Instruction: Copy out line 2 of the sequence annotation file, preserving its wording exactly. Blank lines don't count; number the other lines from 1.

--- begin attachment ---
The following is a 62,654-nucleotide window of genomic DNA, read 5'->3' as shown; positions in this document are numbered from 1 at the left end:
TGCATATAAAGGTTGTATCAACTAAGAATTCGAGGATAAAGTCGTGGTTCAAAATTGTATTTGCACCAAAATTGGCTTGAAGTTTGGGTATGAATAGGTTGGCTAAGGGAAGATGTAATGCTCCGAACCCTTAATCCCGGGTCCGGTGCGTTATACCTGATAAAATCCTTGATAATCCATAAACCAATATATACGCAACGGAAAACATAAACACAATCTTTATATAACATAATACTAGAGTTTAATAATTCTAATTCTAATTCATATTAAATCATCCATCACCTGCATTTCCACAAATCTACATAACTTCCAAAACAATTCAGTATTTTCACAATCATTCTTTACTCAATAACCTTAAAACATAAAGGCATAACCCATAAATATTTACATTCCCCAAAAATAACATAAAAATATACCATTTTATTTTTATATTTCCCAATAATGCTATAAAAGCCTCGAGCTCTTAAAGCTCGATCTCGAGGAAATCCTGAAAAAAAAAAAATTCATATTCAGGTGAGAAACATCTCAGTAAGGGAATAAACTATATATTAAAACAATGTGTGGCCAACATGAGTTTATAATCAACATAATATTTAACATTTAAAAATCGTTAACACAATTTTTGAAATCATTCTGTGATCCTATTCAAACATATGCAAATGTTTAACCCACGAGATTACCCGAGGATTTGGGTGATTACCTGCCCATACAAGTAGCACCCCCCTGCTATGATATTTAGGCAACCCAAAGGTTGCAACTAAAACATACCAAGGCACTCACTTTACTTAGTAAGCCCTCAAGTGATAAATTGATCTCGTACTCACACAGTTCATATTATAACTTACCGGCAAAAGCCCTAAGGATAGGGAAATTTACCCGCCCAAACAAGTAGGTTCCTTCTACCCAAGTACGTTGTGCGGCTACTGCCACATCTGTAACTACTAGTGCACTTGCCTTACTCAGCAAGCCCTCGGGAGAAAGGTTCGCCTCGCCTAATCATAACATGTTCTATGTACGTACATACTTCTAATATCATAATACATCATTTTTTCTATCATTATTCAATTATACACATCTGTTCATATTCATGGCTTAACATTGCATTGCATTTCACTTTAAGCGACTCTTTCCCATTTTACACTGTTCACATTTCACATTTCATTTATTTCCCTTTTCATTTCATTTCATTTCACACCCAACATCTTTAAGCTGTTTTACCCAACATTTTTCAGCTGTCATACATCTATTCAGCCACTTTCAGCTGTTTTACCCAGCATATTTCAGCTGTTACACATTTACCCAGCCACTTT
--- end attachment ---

TGCATATAAAGGTTGTATCAACTAAGAATTCGAGGATAAAGTCGTGGTTCAAAATTGTATTTGCACCAAAATTGGCTTGAAGTTTGGGTATGAATAGGTTGGCTAAGGGAAGATGTAATGCTCCGAACCCTTAATCCCGGGTCCGGTGCGTTATACCTGATAAAATCCTTGATAATCCATAAACCAATATATACGCAACGGAAAACATAAACACAATCTTTATATAACATAATACTAGAGTTTAATAATTCTAATTCTAATTCATATTAAATCATCCATCACCTGCATTTCCACAAATCTACATAACTTCCAAAACAATTCAGTATTTTCACAATCATTCTTTACTCAATAACCTTAAAACATAAAGGCATAACCCATAAATATTTACATTCCCCAAAAATAACATAAAAATATACCATTTTATTTTTATATTTCCCAATAATGCTATAAAAGCCTCGAGCTCTTAAAGCTCGATCTCGAGGAAATCCTGAAAAAAAAAAAATTCATATTCAGGTGAGAAACATCTCAGTAAGGGAATAAACTATATATTAAAACAATGTGTGGCCAACATGAGTTTATAATCAACATAATATTTAACATTTAAAAATCGTTAACACAATTTTTGAAATCATTCTGTGATCCTATTCAAACATATGCAAATGTTTAACCCACGAGATTACCCGAGGATTTGGGTGATTACCTGCCCATACAAGTAGCACCCCCCTGCTATGATATTTAGGCAACCCAAAGGTTGCAACTAAAACATACCAAGGCACTCACTTTACTTAGTAAGCCCTCAAGTGATAAATTGATCTCGTACTCACACAGTTCATATTATAACTTACCGGCAAAAGCCCTAAGGATAGGGAAATTTACCCGCCCAAACAAGTAGGTTCCTTCTACCCAAGTACGTTGTGCGGCTACTGCCACATCTGTAACTACTAGTGCACTTGCCTTACTCAGCAAGCCCTCGGGAGAAAGGTTCGCCTCGCCTAATCATAACATGTTCTATGTACGTACATACTTCTAATATCATAATACATCATTTTTTCTATCATTATTCAATTATACACATCTGTTCATATTCATGGCTTAACATTGCATTGCATTTCACTTTAAGCGACTCTTTCCCATTTTACACTGTTCACATTTCACATTTCATTTATTTCCCTTTTCATTTCATTTCATTTCACACCCAACATCTTTAAGCTGTTTTACCCAACATTTTTCAGCTGTCATACATCTATTCAGCCACTTTCAGCTGTTTTACCCAGCATATTTCAGCTGTTACACATTTACCCAGCCACTTT